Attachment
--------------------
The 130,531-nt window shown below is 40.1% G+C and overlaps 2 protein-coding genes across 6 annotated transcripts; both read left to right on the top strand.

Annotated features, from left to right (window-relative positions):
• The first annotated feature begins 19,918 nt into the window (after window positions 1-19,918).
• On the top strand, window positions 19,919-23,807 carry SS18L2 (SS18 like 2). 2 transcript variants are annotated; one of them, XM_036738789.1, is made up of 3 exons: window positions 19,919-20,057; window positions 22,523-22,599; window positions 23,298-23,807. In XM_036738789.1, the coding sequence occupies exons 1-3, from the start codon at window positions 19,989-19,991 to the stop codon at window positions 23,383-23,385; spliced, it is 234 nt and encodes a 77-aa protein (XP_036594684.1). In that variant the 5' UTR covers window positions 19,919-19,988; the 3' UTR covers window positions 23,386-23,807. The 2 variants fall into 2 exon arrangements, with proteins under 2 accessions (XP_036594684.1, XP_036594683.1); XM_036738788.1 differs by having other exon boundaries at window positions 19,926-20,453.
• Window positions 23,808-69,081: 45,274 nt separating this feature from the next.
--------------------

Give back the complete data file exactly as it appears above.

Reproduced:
The 130,531-nt window shown below is 40.1% G+C and overlaps 2 protein-coding genes across 6 annotated transcripts; both read left to right on the top strand.

Annotated features, from left to right (window-relative positions):
• The first annotated feature begins 19,918 nt into the window (after window positions 1-19,918).
• On the top strand, window positions 19,919-23,807 carry SS18L2 (SS18 like 2). 2 transcript variants are annotated; one of them, XM_036738789.1, is made up of 3 exons: window positions 19,919-20,057; window positions 22,523-22,599; window positions 23,298-23,807. In XM_036738789.1, the coding sequence occupies exons 1-3, from the start codon at window positions 19,989-19,991 to the stop codon at window positions 23,383-23,385; spliced, it is 234 nt and encodes a 77-aa protein (XP_036594684.1). In that variant the 5' UTR covers window positions 19,919-19,988; the 3' UTR covers window positions 23,386-23,807. The 2 variants fall into 2 exon arrangements, with proteins under 2 accessions (XP_036594684.1, XP_036594683.1); XM_036738788.1 differs by having other exon boundaries at window positions 19,926-20,453.
• Window positions 23,808-69,081: 45,274 nt separating this feature from the next.